And so it's my guess, and I've been gone for eight years and I don't talk to them, I don't want to bend their ear, my guess is there are a number of them who I know to be honorable men and women who, if they felt they could, they would do the right thing.

NELSON: Also, I think, quickly, to his point, in the Senate, you're not going to see the food fight that you saw in the House, the very nasty comments back and forth, one because, as you were pointing out, the senators have to be silent.

Again, I don't know what the public knows about this, but after this starts, they're jurors. They're sitting there. They can only submit questions in writing. So that's it.

GANGEL: Not only do they have to be silent, but I saw the note you sent --

KEILAR: No electronics.

GANGEL: By pain of imprisonment if they open their mouth. KEILAR: You said what the Senate should do and what the Senate does do is entirely different. What are you expecting?

FRUMIN: I don't really know. I am going to sit back and watch. I do know again that some of the senators have begun to talk more favorably about having witnesses. Every impeachment trial that the Senate has conducted has had some number of witnesses.

And I think the senators know that and I think they are being told that more and more. And so I think the pressure will be on a number of senators in the middle to form just the number of senators necessary for there to be some sentiment for witnesses.

KEILAR: If, Dana, Mitch McConnell had his way, what would this look like?

BASH: No witnesses. I mean, he's very open and honest about it.

KEILAR: So he feels that way. But I wonder what does he -- does he reflect on what that might mean as history shows there are witnesses? Is that a concern for him?

NELSON: 19 impeachments, all witnesses. 19, everyone of them have witnesses.

GANGEL: But at the end of the day, he wants this over with as quickly as possible. He had a meeting with the Republican Conference, one of the lunch meetings, and he said to them, this is going to be unpleasant, was the word he used, for the next couple of weeks. And I don't know about you, he said, but I'd like to get through unpleasant things as quickly as possible. What he's saying is no witnesses. He thinks he has the votes to acquit, and he wants to get there.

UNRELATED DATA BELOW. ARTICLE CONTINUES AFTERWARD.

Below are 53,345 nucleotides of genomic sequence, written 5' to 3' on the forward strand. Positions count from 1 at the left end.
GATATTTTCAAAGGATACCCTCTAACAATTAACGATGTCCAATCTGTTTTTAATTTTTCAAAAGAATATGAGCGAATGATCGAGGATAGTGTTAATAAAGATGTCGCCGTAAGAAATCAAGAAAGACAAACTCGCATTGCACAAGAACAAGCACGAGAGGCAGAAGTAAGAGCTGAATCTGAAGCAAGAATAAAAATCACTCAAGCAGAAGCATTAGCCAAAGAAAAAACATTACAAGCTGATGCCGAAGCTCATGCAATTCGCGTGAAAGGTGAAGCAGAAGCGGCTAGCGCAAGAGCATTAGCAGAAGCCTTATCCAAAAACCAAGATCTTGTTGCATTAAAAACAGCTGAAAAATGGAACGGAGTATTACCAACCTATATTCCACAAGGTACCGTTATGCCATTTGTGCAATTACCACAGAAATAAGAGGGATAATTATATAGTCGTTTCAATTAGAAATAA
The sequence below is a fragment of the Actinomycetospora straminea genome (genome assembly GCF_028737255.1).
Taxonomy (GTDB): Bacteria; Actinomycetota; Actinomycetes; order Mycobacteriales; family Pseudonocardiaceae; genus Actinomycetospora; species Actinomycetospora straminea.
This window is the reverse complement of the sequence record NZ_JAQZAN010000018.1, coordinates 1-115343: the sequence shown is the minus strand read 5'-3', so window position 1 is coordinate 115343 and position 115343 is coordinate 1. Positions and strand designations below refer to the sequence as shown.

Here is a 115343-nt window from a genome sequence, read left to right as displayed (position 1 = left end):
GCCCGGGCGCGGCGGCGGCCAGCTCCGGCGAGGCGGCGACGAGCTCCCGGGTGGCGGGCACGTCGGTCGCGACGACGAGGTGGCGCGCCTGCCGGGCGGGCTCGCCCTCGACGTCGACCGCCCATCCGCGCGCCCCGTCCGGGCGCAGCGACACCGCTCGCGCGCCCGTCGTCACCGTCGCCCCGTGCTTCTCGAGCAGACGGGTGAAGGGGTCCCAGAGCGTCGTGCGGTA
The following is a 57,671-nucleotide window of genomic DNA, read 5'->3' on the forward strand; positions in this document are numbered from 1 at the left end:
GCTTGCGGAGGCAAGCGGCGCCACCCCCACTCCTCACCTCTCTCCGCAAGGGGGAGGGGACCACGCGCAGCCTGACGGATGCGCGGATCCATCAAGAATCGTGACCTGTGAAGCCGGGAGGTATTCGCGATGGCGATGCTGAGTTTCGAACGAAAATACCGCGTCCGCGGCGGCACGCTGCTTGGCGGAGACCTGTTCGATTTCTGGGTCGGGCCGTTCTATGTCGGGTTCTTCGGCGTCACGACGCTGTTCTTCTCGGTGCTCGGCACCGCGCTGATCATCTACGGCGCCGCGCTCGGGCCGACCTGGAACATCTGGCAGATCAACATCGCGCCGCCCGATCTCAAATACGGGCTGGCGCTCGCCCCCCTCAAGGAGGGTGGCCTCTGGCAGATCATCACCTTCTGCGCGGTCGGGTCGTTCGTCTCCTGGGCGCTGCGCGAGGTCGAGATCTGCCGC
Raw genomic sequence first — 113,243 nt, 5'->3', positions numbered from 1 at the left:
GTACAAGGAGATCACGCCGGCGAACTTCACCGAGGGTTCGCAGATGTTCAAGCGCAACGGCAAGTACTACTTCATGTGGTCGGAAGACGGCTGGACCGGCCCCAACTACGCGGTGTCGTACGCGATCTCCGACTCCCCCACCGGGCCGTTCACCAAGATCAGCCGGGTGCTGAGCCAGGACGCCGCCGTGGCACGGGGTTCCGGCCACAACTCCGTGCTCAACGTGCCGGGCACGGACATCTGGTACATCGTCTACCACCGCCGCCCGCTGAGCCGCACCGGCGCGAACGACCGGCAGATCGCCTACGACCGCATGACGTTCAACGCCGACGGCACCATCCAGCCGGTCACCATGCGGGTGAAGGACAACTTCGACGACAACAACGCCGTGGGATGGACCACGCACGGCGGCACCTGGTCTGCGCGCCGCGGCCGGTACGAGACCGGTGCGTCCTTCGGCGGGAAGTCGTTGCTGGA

KEILAR: What's his objective?

BASH: Exactly what Jamie just said, his objective is --

KEILAR: He doesn't worry about how history will maybe judge this moment?

BASH: It's a hard question to answer. If you ask that question in a broader context, you probably should also look at what happened with Merrick Garland and people who are historians and, you know, even some Republicans will say, we don't remember there being an actual rule that you can't even hold a hearing for a Supreme Court nominee just because it's an election year. So that is part of Mitch McConnell's history. This will be part of Mitch McConnell's history.

But Mitch McConnell also wants to stay majority leader. He wants to stay in charge. He wants his fellow Republicans to have control of the Senate. And back to the discussion before about pressure points on several members of his conference, the Republicans who are up for re- election, it goes both ways, maybe not on the end game, on the acquittal, because you can already hear people like Susan Collins or Cory Gardner in Maine and in Colorado who have a tough re-election battles, going home and saying, you know what, I voted to acquit because who am I to take that power away from you or an election, which is also unprecedented.

The middle part and being able to go home and say, I did what I could to have justice and a fair trial, as the Constitution says, and I know it's right, that's a different question. That's the pressure point pushing against the tide that McConnell is trying to keep flowing and move fast.


KEILAR: That is such a good argument that they can say.